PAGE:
Eight years ago Dr Alex Beck (Cluzet) lost his wife and now new evidence makes him look like the guilty party. Beck must prove his innocence whilst trying to uncover the origins of a mysterious email that seems to suggest his wife is still alive.
Tell No One is an exhilarating thriller from French director Guillaume Canet. It’s based on Harlan Coben’s novel of the same name and it certainly borrows from longform storytelling. The movie is just over two hours long and it ebbs and flows as the novelistic narrative requires.
Plot wise Tell No One is a sprawling epic, an ode to obsession and loss. It’s a labyrinth of twists and turns, red herrings, and false promises. Our hero doctor embraces a role that wouldn’t look out of place in an Agatha Christie novel. He’s good looking, educated, and he wants to find out the truth. He’s a very modern man in Tell No One’s increasingly postmodern world.
The story opens with Beck and his wife enjoying some time in the countryside together. We see flashes of Alex and his wife as children and it becomes apparent that they were childhood lovers. It’s beautifully shot, the cinematography bright, but things take an unexpected turn. During the night Alex’s wife disappears and he’s beaten up and left for dead in a lake.
Cut to eight years later and Alex is only just recovering from the loss of his wife. The case was solved although suspicion of Alex was never quite disproved. Alex was hit so hard that he ended up in a coma for three days but there are unresolved questions about how he survived. This is a problematic development and one that the audience has no answers for either.
We’re left with our suspicions. We don’t know what happened so our empathy isn’t with Alex, our desire isn’t for his name to be cleared, it’s to get to the bottom of it all. Just like Alex himself we want to know what happened. As evidence mounts that Alex may have committed even more murders it becomes harder for him to conduct the search for his wife due to the watchful eyes of the police.
Finding his wife takes precedent for Alex as he receives a series of emails that imply that his wife is alive. At the same time the police investigation is closing in and Alex learns that there is an arrest warrant out in his name. This prompts perhaps the most exhilarating aspects of the story to come to the fore. We follow Alex on a terrifying escape on foot, through Paris and across dangerously busy motorways.
A brash genre piece
This is where Tell No One really comes into it’s own. It wears the thriller genre like a well fitting shirt and for the second half of the film it tears around Parisian streets with carefully executed set pieces. Our wealthy doctor has to seek help from a crook that he aided a few years back ensuring that the white-collar narrative of the opening act becomes a distant memory.
Guns, violence and murder become necessary tools for survival and Tell No One gradually succumbs to its film noir influences. The ambiguous doctor isn’t easily defined, he’s neither good nor bad, but he’s certainly unlucky. External forces conspire regularly to force him to act and his action is always frenetic if at times misplaced.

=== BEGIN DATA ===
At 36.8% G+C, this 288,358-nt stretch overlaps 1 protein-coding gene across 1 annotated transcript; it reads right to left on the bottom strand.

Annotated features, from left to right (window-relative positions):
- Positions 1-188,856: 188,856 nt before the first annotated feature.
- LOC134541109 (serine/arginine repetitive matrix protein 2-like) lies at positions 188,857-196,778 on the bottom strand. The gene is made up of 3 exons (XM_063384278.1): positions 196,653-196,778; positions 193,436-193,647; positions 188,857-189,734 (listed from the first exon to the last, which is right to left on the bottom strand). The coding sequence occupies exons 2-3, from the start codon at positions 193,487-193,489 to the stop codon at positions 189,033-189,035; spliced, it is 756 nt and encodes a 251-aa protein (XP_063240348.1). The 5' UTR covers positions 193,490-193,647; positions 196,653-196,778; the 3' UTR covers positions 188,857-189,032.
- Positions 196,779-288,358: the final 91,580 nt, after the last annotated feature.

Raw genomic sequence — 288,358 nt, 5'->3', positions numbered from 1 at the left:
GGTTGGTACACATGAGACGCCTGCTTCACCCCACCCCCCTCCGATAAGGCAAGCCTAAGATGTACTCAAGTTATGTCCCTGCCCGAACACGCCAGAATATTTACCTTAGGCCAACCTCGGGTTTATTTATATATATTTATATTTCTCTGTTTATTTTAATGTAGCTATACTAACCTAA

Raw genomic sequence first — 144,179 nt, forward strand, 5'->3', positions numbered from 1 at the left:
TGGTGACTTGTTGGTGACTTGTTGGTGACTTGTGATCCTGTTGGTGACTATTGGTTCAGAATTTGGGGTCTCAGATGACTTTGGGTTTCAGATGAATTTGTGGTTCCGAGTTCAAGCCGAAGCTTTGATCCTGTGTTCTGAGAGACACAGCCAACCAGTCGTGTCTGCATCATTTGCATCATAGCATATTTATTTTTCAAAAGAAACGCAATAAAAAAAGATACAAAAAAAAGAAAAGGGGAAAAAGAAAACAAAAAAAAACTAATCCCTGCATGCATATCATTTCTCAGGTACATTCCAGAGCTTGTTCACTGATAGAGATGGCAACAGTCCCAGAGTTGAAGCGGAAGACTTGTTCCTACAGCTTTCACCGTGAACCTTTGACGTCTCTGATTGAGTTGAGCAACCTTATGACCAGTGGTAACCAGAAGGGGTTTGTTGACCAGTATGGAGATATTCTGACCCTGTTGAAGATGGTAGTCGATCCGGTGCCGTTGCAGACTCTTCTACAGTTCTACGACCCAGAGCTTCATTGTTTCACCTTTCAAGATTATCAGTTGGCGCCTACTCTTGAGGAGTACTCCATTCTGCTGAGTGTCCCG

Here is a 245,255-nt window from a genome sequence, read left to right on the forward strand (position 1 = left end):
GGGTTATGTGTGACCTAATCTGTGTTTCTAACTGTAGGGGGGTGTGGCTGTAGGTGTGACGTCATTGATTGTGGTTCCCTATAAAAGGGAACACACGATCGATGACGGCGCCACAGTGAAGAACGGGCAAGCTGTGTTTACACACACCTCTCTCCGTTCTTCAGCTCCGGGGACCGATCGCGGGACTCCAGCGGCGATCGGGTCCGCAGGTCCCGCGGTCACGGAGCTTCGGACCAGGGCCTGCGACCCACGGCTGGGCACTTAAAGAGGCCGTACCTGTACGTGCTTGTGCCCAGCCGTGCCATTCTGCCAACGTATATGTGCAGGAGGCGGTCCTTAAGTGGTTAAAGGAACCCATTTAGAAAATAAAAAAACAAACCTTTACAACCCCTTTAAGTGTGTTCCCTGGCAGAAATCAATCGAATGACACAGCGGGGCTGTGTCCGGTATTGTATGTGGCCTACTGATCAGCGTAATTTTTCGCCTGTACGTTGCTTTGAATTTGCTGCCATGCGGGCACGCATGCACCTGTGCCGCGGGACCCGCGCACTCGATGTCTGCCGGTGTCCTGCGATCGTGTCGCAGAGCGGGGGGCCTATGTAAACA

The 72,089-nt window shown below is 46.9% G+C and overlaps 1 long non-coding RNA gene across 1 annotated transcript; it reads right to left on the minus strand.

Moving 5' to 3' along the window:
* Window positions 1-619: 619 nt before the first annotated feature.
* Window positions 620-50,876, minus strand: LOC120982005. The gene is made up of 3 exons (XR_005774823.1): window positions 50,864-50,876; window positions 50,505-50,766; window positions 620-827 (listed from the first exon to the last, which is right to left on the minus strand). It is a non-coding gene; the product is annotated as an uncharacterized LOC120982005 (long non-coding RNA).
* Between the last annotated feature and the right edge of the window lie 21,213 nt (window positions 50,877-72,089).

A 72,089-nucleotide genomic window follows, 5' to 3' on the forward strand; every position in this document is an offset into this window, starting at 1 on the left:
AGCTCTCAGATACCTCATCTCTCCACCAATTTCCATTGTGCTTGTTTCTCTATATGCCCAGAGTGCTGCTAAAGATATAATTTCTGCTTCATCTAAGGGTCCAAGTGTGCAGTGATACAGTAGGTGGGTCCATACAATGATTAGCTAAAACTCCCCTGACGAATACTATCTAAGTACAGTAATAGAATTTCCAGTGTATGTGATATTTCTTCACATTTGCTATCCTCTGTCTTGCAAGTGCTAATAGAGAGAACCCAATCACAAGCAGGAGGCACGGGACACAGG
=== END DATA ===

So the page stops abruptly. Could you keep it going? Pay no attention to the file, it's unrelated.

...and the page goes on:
Harlan Coben’s novelistic influences
The American influences of Harlan Coben’s novel can be seen in the slick production of the film itself. But Canet works hard to develop every aspect of the film. The visuals are stunning, the soundtrack infectious, and the characters are carefully depicted. There’s Alex’s sister (Marina Hands) and her lesbian lover (Kristen Scott Thomas); there’s Alex’s wife’s father (Jean Rochefort) who is a wealthy senator with a racehorse obsession. Then there is the retired police captain who is Alex’s father in law (Francois Berleand) and the only person that believes his innocence.
Perhaps one of the better characters is Alex’s criminal friend played by Gilles Lellouche. He enjoys several moments that could be found in another French film, A Prophet (2009). In fact there’s another notable foreign language film that Tell No One has some marked similarities with, the Argentinian movie The Secrets in Their Eyes (2009).
One of the best parts about Tell No One is its ambiguity. There’s a distinct lack of certainty in Alex and his wife’s relationship, the opening romantic sequence becomes increasingly hard to recall as the film progresses. Much like it is for Alex, the past becomes somewhere that’s difficult to visit, partly because the present is so full of doubt. Memory is a tricky thing and for Alex it becomes a different animal entirely, cruel, tenacious, and potentially revisionist.
There is perhaps one problem with Tell No One and that is its apparent lack of female autonomy although this does become less of an issue towards the end of the movie. There are a number of female characters that are beaten or killed by male characters. This leaves a slight problem of misogyny or perhaps it just smacks of old-fashioned storytelling.
This is a stylistic choice that Guillaume Canet made. It’s a movie that borrows from films from the past but it also shows a very modern and polished approach to film making. The soundtrack is full of popular English language pop songs including tracks by Jeff Buckley and U2. In fact there’s a specific montage that stands out in Tell No One and it’s reliance on non diegetic sound makes for a slick almost music video like sequence.
Tell No One is an old fashioned masculine tale of obsession, love, and violence. It increases the stakes, forces us to care, and makes its hero jump through impossible hoops to find out what happened to his wife. This is a stylised movie, classically composed, and the storytelling is slick, polished, and exciting. This is a thriller that doesn’t apologise for its form, and it shouldn’t.
Tell No One is a very European tale with decidedly American tropes. Somewhere in the middles sits a film that does everything The Fugitive (1993) did – but with more style.